So, when we hear our soul sense telling us something is awry, what is our reaction? Is it to ignore it until our life falls apart? For many that is often the case. Is it to suppress it with worldly wisdom of causation, so that the sense of wrongness is subordinated to the “I would feel better if I ate better” worldly wisdom?

Or is it to embrace the message from the soul sense to return home, to return to the vine, to return to God?

It is Monday, so it is a time to take stock of what we are going to be doing for the rest of the week. What about committing to feed our soul sense by having, this week, a strong relationship with the Master. What about praying instead of reading about prayer? What about telling people about Christ rather than reading about evangelism?

What about just taking the time to touch Jesus? The woman did and she was healed from top to bottom. We can too and in the process remove the dis-ease from our soul sense and begin improving our life.

Does this make sense, soul sense? If so, then let’s do it.


© 2015 GBF

Bread – Vessel

October 22, 2014

Readings for Wednesday, October 22, 2014, designated by the 1979 Book of Common Prayer: *; Rev. 8:1-13; Luke 10:17-24; Psalms 38,119:25-48


From Revelation in Scripture we read today: “”And another angel came and stood at the altar with a golden censer, and he was given much incense to offer with the prayers of all the saints … Then the angel took the censer and filled it with fire from the altar and threw it on the earth…” Rev. 8:3-5

A censer is a vessel, designed to hold what is put into it and to release its contents at the right time and in the right manner. The vessel itself is neutral. When incense is put into it to mix with the prayers of the saints, blessings follow. When fire from the altar is put into it, curses follow.

This reminded me today of the vessel we call our brain. When it is filled with Scripture, faith, and desire for God, blessings follow. When it is filled with the hollow musings of this world, curses follow.

This also reminded me today of the vessel we call our body. When our body is filled with obedience to the ways of God, blessings follow. When sin takes over so that we follows the enticements of the world, curses follow.

We know that the brain is corrupt from birth because of the sin of Adam, but we can replace its contents with good music, good reading, Scripture, prayers to God, answers from God, and right thinking. Or we can just leave its contents where we find them, slave to the world and to sin.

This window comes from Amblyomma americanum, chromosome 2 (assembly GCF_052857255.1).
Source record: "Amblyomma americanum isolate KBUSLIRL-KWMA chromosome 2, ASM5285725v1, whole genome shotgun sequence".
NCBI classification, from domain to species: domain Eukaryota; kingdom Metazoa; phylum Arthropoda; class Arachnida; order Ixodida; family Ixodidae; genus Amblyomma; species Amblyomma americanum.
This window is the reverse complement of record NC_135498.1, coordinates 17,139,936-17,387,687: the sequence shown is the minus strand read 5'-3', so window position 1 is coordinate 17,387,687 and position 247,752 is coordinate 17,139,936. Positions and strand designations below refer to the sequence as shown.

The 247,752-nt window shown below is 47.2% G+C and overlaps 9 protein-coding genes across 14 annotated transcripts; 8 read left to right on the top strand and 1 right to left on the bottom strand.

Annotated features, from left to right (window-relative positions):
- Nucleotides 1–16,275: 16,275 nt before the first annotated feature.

But there is a subtlety in today’s reading that I initially missed, but is really the essence of what it means to be a Christian. In the first instance, when the censer was filled with incense, the angel “was given much incense.” The source of the incense, of the good things to fill the vessel, did not come from the angel, it came from ‘another.” Since the angel was standing at the altar before God, I think it is a fair conclusion that the source of the “was given” was God Himself.

On the other hand, the source of the fire, the censer contents to destroy the world, was the angel himself – “then the angel took the censer and filled it with fire…”

When we focus on this, the conclusion is too huge to ignore. When the vessel is filled by God, there are blessings. When the vessel is filled by the angel (by man), there are curses.

Isn’t this really the message of Christianity. For ourselves, we will build idols which suit our fancy, listen to preachers who will tickle our ears, read books which reinforce our faulty ways, and succumb to the world’s enticements. But God Himself sent Himself to die for us that, by His power and grace, we might through confession, trust, and belief have eternal life. When God fills us with Himself, empowers us with His Holy Spirit, feeds us spiritual food through His Word written and incarnate in Jesus Christ, blessings flow. When we fill our own vessel in our own power, we fill it with fire to destroy us and the world we live in.